A water flow meter with a paddle wheel is one example where a given hysteresis value may be set. Random water waves or vibration can cause the paddle wheel to move slightly. As a result, the paddle’s movement would activate the sensor. In turn, causing a false water flow detection. Defining the switch hysteresis will ensure the water flow reaches a set rate before the sensor activates. In conclusion, only reed switch hysteresis can prevent false water flow readings. Inversely, Hall effect sensors activate or deactivate with any water movement.

Water flow reed sensor with paddle wheel

A reed sensor detects water flow when the paddle wheel with magnet moves within the switch hysteresis.

World’s Smallest Reed Switches

Reed switches are made of simple mechanical elements which are cost effective to produce compared with Hall effect sensors. Hall sensors are much harder to make. Additional external switches and amplification circuitry is needed. As well as, temperature stability, short-circuit protection and power consumption.

However in terms of small size, Hall effect sensors take the lead over reed sensors. Though, Standex Electronics now produces the smallest reed switch in the world that is just under 4 mm long. As a result, compact reed switch sensor designs now compete with miniature Hall effect sensors.

Magnetic Sensors Reliability Perform in Harsh Environments

Reed switch technology performs reliably in harsh environments. The hermetically sealed glass envelope protects the reed switch from the environment. In other words, dust, oil, water, chemicals, and corrosion will not affect the sensors operation. Moreover, reed switches perform reliably in extreme hot or cold temperatures of -65°C to +150°C. In contrast, Hall effect sensors have tighter operating range of -55°C to +125°C.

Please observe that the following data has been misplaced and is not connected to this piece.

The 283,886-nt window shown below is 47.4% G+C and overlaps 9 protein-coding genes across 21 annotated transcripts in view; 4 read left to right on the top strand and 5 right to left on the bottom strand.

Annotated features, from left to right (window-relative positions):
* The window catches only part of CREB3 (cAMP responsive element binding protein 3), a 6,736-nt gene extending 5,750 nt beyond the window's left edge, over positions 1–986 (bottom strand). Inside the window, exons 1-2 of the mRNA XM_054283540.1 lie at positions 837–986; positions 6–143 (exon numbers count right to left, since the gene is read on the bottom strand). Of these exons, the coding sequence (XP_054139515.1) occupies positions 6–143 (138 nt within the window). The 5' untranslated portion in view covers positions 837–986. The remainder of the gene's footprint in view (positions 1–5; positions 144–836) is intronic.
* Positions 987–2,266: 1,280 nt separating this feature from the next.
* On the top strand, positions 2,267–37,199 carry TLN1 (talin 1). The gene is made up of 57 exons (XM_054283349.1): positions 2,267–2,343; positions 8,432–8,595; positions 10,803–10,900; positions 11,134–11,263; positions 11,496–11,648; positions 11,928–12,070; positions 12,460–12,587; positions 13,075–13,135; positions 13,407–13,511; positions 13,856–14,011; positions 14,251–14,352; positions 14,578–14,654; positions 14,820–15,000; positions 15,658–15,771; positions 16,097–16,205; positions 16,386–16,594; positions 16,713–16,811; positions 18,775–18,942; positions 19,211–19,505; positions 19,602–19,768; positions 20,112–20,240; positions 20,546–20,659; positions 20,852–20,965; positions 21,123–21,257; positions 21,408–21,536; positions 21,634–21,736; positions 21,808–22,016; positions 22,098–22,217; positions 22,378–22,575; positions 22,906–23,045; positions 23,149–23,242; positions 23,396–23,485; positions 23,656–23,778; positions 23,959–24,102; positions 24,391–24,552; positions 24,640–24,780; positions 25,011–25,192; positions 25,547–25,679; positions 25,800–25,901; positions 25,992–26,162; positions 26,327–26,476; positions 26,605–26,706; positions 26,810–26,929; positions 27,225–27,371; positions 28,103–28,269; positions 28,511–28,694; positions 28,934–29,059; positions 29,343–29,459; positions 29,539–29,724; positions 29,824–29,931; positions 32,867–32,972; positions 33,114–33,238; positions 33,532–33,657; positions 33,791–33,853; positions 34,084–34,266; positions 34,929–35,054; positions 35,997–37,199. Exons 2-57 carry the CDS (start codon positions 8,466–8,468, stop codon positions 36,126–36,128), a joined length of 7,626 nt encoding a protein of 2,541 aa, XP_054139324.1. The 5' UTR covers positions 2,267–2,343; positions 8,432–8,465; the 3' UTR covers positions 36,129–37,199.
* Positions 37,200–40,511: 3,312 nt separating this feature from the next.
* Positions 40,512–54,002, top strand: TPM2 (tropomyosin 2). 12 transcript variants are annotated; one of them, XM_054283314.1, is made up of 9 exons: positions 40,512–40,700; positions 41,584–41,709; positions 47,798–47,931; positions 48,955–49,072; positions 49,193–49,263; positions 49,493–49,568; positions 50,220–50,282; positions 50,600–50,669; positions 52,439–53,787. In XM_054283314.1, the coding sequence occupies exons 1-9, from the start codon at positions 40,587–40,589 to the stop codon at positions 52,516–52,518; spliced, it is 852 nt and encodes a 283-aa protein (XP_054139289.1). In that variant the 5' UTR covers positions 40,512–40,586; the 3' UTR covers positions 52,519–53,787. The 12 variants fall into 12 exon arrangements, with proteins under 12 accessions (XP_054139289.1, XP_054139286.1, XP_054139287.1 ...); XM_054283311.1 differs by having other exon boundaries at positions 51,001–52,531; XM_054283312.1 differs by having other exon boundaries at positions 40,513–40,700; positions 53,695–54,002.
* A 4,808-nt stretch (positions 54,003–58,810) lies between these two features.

Magnetic Isolation

Reed switches don’t require any protection against electromagnetic discharge (ESD). So, reed switches will not magnetically interfere with nearby system electronics. Inversely, Hall effect sensors require magnetic isolation because they use a constant power supply to emit an output signal. Furthermore, special ESD protection is needed to prevent current leakage.

Contact Resistance

Finally, a reed switch’s insulation resistance is higher than 10^15 Ohms exceeding that of a Hall effect. Reed switches still produce leakage currents in the low femptoamp range. Values so minor however they don’t apply to medical devices. In summary, simple reed switches measure tiny voltages and operate at low 50 mΩ contact resistance. Well below what a Hall effect can achieve.

Moreover, reed switches have a wide operating range by design. Switching loads ranging from nanovolts(nV) to kilovolts (kV), from femptoamp to amps and up to 10 GHz. Even the smallest reed switches isolate up to 1,000 volts without ESD protection.

Conclusion

In summary, both switch types have their own specific uses depending on the sensing application. Reed switches are diverse in size, sensitivity, and hysteresis. All which can be altered for a given application. While Hall sensors can be programmed to overcome weakness, reed switches are more versatile and energy efficient. 

Hall effect sensors are work well in high-speed RPM switching above 1 kHz. Additionally, Halls reach higher signal repeatability due to a lack of switch hysteresis. That said, Hall switches operate 500 million cycles in their lifetime. Though, reed switches can switch billions of cycles under 5 Volt loads.

Standex Electronics is a magnetic sensing expert. We specialize in custom design to meet your complex sensing needs. Contact our engineers today to provide you with the optimal sensor for your specific needs.

Additional Resources

Learn more about our low power switching solutions in our Application Alley.